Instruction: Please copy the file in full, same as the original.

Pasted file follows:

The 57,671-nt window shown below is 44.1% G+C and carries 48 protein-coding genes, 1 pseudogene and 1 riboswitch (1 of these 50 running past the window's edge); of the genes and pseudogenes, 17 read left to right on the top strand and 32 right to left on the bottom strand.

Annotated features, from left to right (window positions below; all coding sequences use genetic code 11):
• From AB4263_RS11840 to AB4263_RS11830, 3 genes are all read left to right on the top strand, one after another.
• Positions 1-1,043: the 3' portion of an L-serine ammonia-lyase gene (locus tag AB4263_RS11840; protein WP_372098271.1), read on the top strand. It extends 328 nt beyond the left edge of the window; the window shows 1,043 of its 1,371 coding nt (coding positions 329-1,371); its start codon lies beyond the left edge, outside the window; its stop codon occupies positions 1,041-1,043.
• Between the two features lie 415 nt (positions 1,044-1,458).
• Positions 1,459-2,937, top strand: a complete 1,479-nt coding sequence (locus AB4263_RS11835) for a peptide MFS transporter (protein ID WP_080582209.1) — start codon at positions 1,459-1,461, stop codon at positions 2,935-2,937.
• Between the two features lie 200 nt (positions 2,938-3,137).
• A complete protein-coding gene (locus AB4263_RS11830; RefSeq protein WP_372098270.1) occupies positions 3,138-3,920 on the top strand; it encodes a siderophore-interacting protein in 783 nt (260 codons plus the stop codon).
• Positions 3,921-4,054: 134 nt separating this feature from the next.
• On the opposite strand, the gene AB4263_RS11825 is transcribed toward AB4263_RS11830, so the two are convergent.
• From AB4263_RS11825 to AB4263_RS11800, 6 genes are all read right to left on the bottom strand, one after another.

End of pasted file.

The 57,671-nt window shown below is 44.1% G+C and carries 48 protein-coding genes, 1 pseudogene and 1 riboswitch (1 of these 50 running past the window's edge); of the genes and pseudogenes, 17 read left to right on the top strand and 32 right to left on the bottom strand.

Annotated features, from left to right (window positions below; all coding sequences use genetic code 11):
• From AB4263_RS11840 to AB4263_RS11830, 3 genes are all read left to right on the top strand, one after another.
• Positions 1-1,043: the 3' portion of an L-serine ammonia-lyase gene (locus tag AB4263_RS11840; protein WP_372098271.1), read on the top strand. It extends 328 nt beyond the left edge of the window; the window shows 1,043 of its 1,371 coding nt (coding positions 329-1,371); its start codon lies beyond the left edge, outside the window; its stop codon occupies positions 1,041-1,043.
• Between the two features lie 415 nt (positions 1,044-1,458).
• Positions 1,459-2,937, top strand: a complete 1,479-nt coding sequence (locus AB4263_RS11835) for a peptide MFS transporter (protein ID WP_080582209.1) — start codon at positions 1,459-1,461, stop codon at positions 2,935-2,937.
• Between the two features lie 200 nt (positions 2,938-3,137).
• A complete protein-coding gene (locus AB4263_RS11830; RefSeq protein WP_372098270.1) occupies positions 3,138-3,920 on the top strand; it encodes a siderophore-interacting protein in 783 nt (260 codons plus the stop codon).
• Positions 3,921-4,054: 134 nt separating this feature from the next.
• On the opposite strand, the gene AB4263_RS11825 is transcribed toward AB4263_RS11830, so the two are convergent.
• From AB4263_RS11825 to AB4263_RS11800, 6 genes are all read right to left on the bottom strand, one after another.